[ 237 Pa. Super. Page 109]
have taken him to secure a warrant, the appellee would have disposed of the narcotics and escaped. This has been held to be such an "exigent circumstance" which absolves the police from the necessity of a warrant. As the Third Circuit Court of Appeals correctly noted: "When Government agents, however, have probable cause to believe contraband is present and, in addition, based on the surrounding circumstances or the information at hand, they reasonably conclude that the evidence will be destroyed or removed before they can secure a search warrant, a warrantless search is justified." United States v. Rubin, 474 F.2d 262, 268 (3d Cir. 1973).
The delay required to secure a warrant in the case at bar would have quite possibly enabled appellee to sell the remaining packets of heroin and leave the scene or move on to another location to conduct his activities. This is not a situation where officers failed to obtain a warrant solely because they did not want to expend the required time or because of slight inconvenience, but rather a situation where time was vital to a successful case. Sufficient probable cause existed for the search and sufficient justification existed for conducting it without a warrant. When determining if a search is reasonable, we balance the rights of the citizen with the rights of society as a whole. Commonwealth v. Swanger, 453 Pa. 107, 307 A.2d 875 (1973). The present search was reasonable.
The order of the lower court suppressing the evidence is reversed.
Concurring Opinion by Hoffman, J.:
While I agree with the Majority that the lower court erred in granting appellee's pre-trial suppression motion, I reach this conclusion based on the belief that there was probable cause to arrest and that the search of appellee's person was a search incident to a valid arrest.
[ 237 Pa. Super. Page 110]
It is well-established that a police officer is authorized to arrest without a warrant when he has probable cause to believe that a felony has been committed and that the person to be arrested is the felon. Commonwealth v. Jackson, 450 Pa. 113, 299 A.2d 213 (1973); Commonwealth v. Bosurgi, 411 Pa. 56, 190 A.2d 304 (1963). Probable cause exists when an officer is possessed of facts from a trustworthy source which would warrant a man of reasonable caution in the belief that an offense has been committed or is being committed and that the person to be arrested has committed or is committing the offense. Commonwealth v. Jackson, supra; Commonwealth v. Bosurgi, supra. It is clear that a warrantless search of the person incident to a lawful arrest does not offend the Fourth Amendment. Commonwealth ex rel. Ensor v. Cummings, 416 Pa. 510, 207 A.2d 230 (1965).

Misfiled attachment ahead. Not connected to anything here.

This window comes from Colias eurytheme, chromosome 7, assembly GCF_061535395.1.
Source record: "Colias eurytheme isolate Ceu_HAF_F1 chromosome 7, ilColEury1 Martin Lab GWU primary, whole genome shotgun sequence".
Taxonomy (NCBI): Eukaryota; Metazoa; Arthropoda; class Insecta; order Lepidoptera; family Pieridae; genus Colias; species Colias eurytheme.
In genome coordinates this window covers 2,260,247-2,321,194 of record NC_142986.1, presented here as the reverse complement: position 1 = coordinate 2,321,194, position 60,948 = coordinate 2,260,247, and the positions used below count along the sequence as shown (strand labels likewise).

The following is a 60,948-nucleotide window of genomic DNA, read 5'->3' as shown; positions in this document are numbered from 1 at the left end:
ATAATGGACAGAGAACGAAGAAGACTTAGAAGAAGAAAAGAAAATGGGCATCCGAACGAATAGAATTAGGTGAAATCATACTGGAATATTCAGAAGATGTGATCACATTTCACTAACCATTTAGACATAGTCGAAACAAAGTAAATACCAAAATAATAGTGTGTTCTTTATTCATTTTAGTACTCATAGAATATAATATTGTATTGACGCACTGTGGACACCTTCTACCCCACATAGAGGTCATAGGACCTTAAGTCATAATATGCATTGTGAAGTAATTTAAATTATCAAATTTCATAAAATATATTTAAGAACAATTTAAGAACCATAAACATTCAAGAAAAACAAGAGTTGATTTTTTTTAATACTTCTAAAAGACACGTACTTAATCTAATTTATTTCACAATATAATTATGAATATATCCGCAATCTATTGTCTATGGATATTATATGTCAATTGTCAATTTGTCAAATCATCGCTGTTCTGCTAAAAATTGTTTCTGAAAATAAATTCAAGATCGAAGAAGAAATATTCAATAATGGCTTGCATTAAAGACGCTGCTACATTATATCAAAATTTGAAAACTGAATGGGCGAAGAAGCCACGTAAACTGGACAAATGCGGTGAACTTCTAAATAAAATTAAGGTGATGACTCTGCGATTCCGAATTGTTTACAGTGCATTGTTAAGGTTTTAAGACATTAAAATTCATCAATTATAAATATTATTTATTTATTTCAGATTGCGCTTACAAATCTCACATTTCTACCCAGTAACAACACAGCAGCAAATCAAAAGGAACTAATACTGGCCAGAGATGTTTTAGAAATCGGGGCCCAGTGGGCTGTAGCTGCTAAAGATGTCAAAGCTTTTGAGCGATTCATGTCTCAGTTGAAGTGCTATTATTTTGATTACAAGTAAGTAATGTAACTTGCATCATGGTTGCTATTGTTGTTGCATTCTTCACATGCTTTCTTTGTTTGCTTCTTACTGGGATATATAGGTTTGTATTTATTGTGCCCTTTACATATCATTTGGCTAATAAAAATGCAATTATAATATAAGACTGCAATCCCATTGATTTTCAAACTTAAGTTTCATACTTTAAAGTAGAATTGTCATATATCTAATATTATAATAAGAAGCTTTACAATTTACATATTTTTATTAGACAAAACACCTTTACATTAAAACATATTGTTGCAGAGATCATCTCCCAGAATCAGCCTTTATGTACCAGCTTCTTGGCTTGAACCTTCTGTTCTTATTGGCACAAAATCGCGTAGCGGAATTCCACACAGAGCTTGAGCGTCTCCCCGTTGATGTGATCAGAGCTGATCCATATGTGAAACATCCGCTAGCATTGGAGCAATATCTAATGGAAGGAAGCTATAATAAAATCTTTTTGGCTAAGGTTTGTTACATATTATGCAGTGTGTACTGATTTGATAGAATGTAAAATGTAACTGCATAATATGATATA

Officer Ralph McDaniel was given information by an informant whose reliability was clearly established by past dealings leading to the arrest and conviction of other drug offenders. The prerequisite reliability of the information rested on personal observation by the informant of criminal activity. The informant supplied McDaniel with a complete, detailed description of the appellee. McDaniel called for assistance and proceeded to the bar where the informant had said appellee could be found. McDaniel entered the bar with the other officers, identified himself, and immediately proceeded to search the appellee. Thus, the seizure and search of appellee's person were inextricably bound together. The seizure of the person in order to effect the search and the detention of the person, i.e. the arrest, are one and the same.
There are other types of cases presenting different factual situations in which it will be important to separate analytically the arrest and the search. For example, when the search yields evidence which supplies the elements of probable cause necessary to support the arrest, it may be essential to fix with some precision the moment
[ 237 Pa. Super. Page 111]
when the arrest is effected. See Commonwealth v. Dorsey, 212 Pa. Superior Ct. 339, 243 A.2d 176 (1968); Commonwealth v. Kloch, 230 Pa. Superior Ct. 563, 327 A.2d 375 (1974). In the instant case, however, in view of the fact that probable cause to arrest was already present, such an analytic distinction is unnecessary.
"It is well settled under the Fourth and Fourteenth Amendments that a search conducted without a warrant issued upon probable cause is ' per se unreasonable . . . subject only to a few specifically established and well-delineated exceptions.'" Schneckloth v. Bustamonte, 412 U.S. 218, 219 (1973) (Citations omitted). The Majority refers to the destructible or transient nature of the evidence to justify a search, not as a search incident to arrest, but as a search based on "exigent circumstances." I see no reason to employ the notion of "exigent circumstances" to justify a warrantless search, when the more limited concept of search incident to an arrest will suffice. "Exigent circumstances" is a term with dangerous elastic properties. It is the rationale which underpins certain other circumscribed search warrant exceptions recognized by our courts. The concept as it is employed by the Majority would give law enforcement agencies too great a license to dispense with the constitutional protections of a warrant in a whole host of factual situations not contemplated by the facts of this case.